Tu et al. evaluated the clinical and laboratory characteristics and complications among 25 consecutive fatal cases of COVID-19 at the Wuhan University Zhongnan Hospital. They observed higher levels of IL-6, C-reactive protein, and D-dimer among patients who died compared to those who survived. An abnormal coagulation profile was noted in all non-survivors, and 24 (96%) patients had elevated D-dimer levels. IL-6 and CRP levels were high among all non-survivors, suggesting an intense cytokine storm. These findings offer information regarding the characteristics of severe COVID-19 infection and support further investigation regarding the use of immunomodulators (7).   

Prone positioning in awake, non-intubated patients

The use of the prone position in the intubated patient is well established to improve oxygenation and clinical outcomes (8). The prone position may improve oxygenation by selective redistribution of blood flow to areas of the lung that are better ventilated and allow recruitment of collapsed areas of the lung. With the increasing spread of COVID-19 across the world, there has been an upsurge of interest in positioning unintubated, spontaneously breathing patients in the prone position. The strategy of awake proning is of particular interest in patients who are hypoxic but appear reasonably comfortable at the onset of illness. 

In one of the earlier studies, awake prone positioning in unintubated patients was carried out in 15 patients with acute respiratory distress syndrome of variable etiology. The prone position was well-tolerated by all except two patients. No significant change in the respiratory rate or hemodynamic parameters were noted on assuming the prone position. With the use of the same levels of FiO2 and PEEP, prone positioning resulted in an increase in the PaO2/FiO2 ratios without any change in the pH and PCO(9). 

A recently published study evaluated the use of non-invasive ventilation or high flow nasal cannula combined with intermittent prone positioning among patients with acute respiratory distress syndrome. Two sessions of prone positioning were carried out daily, each lasting for 2 hours. Intubation could be avoided in 11 of the 20 patients studied. The authors observed that the early application of prone positioning with high-flow nasal cannula, especially in moderate ARDS with a baseline SpO2 > 95%, may reduce the requirement for intubation (10). Awake proning has also been described as part of the critical care management in a Chinese protocol for COVID-19 pneumonia (11). In light of the available evidence and anecdotal experience, the use of awake proning in unintubated patients may be a feasible option, particularly in resource-constrained settings. Patients who are hemodynamically stable and able to position themselves may be suitable candidates for awake proning.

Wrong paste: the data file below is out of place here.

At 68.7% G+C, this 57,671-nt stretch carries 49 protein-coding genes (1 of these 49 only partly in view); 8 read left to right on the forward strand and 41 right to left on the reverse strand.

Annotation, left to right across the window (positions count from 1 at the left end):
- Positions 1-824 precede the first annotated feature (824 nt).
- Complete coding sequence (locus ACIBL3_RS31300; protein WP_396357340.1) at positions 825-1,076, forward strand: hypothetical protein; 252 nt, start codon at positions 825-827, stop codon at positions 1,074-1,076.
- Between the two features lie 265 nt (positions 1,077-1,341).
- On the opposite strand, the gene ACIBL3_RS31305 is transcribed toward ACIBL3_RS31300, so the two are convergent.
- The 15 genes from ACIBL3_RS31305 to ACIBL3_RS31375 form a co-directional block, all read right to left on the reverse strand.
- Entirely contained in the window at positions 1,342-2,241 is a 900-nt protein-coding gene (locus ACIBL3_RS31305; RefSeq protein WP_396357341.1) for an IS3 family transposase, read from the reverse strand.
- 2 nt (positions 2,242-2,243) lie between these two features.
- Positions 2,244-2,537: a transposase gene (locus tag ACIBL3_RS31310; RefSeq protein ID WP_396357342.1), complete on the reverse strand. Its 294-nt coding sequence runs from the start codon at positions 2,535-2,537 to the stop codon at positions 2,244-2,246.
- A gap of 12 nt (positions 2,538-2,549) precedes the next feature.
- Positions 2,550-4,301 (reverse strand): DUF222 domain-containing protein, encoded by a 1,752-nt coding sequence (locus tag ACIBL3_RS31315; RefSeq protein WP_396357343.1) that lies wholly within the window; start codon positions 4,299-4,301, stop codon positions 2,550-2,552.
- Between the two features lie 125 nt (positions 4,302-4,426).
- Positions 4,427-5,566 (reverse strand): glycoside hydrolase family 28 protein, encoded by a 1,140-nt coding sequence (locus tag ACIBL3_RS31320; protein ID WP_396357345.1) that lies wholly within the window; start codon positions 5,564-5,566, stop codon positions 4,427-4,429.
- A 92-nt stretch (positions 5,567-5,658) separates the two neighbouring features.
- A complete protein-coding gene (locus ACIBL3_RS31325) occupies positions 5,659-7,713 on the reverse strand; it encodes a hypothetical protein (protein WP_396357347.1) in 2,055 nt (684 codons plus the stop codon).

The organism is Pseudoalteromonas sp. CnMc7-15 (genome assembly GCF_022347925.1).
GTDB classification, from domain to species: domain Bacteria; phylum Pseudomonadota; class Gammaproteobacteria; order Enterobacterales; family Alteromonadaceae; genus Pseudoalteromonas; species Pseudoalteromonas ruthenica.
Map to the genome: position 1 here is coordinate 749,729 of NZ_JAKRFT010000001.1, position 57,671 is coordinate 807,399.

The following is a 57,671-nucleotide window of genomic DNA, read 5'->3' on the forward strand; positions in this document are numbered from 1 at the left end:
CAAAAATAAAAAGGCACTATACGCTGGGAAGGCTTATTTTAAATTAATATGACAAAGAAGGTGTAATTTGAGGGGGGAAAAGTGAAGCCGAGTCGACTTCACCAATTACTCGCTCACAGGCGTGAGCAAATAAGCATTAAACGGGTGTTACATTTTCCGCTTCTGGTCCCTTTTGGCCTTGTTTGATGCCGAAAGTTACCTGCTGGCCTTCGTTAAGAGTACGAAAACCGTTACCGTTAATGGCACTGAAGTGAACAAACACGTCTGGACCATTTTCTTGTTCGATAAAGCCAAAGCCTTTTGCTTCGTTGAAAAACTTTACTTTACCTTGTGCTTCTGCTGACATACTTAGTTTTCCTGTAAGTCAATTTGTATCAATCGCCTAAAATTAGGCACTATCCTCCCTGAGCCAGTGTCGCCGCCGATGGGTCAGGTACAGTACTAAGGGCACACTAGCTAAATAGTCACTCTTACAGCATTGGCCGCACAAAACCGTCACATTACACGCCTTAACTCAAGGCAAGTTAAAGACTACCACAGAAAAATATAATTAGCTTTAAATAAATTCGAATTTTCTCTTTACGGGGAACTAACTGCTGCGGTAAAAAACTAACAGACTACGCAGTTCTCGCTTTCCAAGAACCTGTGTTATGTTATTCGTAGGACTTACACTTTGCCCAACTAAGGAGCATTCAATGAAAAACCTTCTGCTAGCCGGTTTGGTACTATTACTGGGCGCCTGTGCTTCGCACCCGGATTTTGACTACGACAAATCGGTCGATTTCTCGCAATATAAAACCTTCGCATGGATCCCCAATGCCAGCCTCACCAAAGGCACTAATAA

Summary

  • A large case series of COVID-19 from New York revealed important predisposing comorbidities, including included hypertension, obesity, and diabetes mellitus. More than half of the study patients remained in hospital at the time of follow-up. Among 1,151 patients who were invasively ventilated, 831 continued to be on ventilation at the completion of the study period.
  • Emerging new evidence suggests that ACE-I and ARBs may not impact the severity of COVID-19 infection.
  • A new randomized controlled trial re-establishes the relative lack of efficacy of HCQ in viral clearance and symptom alleviation.
  • Ivermectin, an antiparasitic drug, resulted in improved survival in COVID-19 patients in a propensity-matched, registry-based study.
  • An abnormal coagulation profile and increased levels of cytokines seem to characterize patients who develop severe disease. 
  • Prone positioning of awake, unintubated patients may improve oxygenation and reduce the requirement for invasive ventilation.   

References

1.         Richardson S, Hirsch JS, Narasimhan M, Crawford JM, McGinn T, Davidson KW, et al. Presenting Characteristics, Comorbidities, and Outcomes Among 5700 Patients Hospitalized With COVID-19 in the New York City Area. JAMA [Internet]. 2020 Apr 22 [cited 2020 Apr 24]; Available from: https://jamanetwork.com/journals/jama/fullarticle/2765184

2.         Perico L, Benigni A, Remuzzi G. Should COVID-19 Concern Nephrologists? Why and to What Extent? The Emerging Impasse of Angiotensin Blockade. Nephron. 2020 Mar 23;1–9.

3.         Bean D, Kraljevic Z, Searle T, Bendayan R, Pickles A, Folarin A, et al. Treatment with ACE-inhibitors is associated with less severe disease with SARS-Covid-19 infection in a multi-site UK acute Hospital Trust [Internet]. Infectious Diseases (except HIV/AIDS); 2020 Apr [cited 2020 Apr 24]. Available from: http://medrxiv.org/lookup/doi/10.1101/2020.04.07.20056788

4.         Chen Z, Hu J, Zhang Z, Jiang S, Han S, Yan D, et al. Efficacy of hydroxychloroquine in patients with COVID-19: results of a randomized clinical trial [Internet]. Epidemiology; 2020 Mar [cited 2020 Apr 1]. Available from: http://medrxiv.org/lookup/doi/10.1101/2020.03.22.20040758

5.         Caly L, Druce JD, Catton MG, Jans DA, Wagstaff KM. The FDA-approved Drug Ivermectin inhibits the replication of SARS-CoV-2 in vitro. Antiviral Res. 2020 Apr 3;104787. 

6.         Patel A. Usefulness of Ivermectin in COVID-19 Illness [Internet]. Rochester, NY: Social Science Research Network; 2020 Apr [cited 2020 Apr 24]. Report No.: ID 3580524. Available from: https://papers.ssrn.com/abstract=3580524

7.         Tu W-J, Cao J, Yu L, Hu X, Liu Q. Clinico-laboratory study of 25 fatal cases of COVID-19 in Wuhan. Intensive Care Med [Internet]. 2020 Apr 6 [cited 2020 Apr 24]; Available from: http://link.springer.com/10.1007/s00134-020-06023-4

8.         Guérin C, Reignier J, Richard J-C, Beuret P, Gacouin A, Boulain T, et al. Prone positioning in severe acute respiratory distress syndrome. N Engl J Med. 2013 Jun 6;368(23):2159–68. 

9.         Scaravilli V, Grasselli G, Castagna L, Zanella A, Isgrò S, Lucchini A, et al. Prone positioning improves oxygenation in spontaneously breathing nonintubated patients with hypoxemic acute respiratory failure: A retrospective study. J Crit Care. 2015 Dec;30(6):1390–4. 

10.       Ding L, Wang L, Ma W, He H. Efficacy and safety of early prone positioning combined with HFNC or NIV in moderate to severe ARDS: a multi-center prospective cohort study. Crit Care. 2020 Dec;24(1):28. 

11.       Sun Q, Qiu H, Huang M, Yang Y. Lower mortality of COVID-19 by early recognition and intervention: experience from Jiangsu Province. Ann Intensive Care. 2020 Mar 18;10(1):33.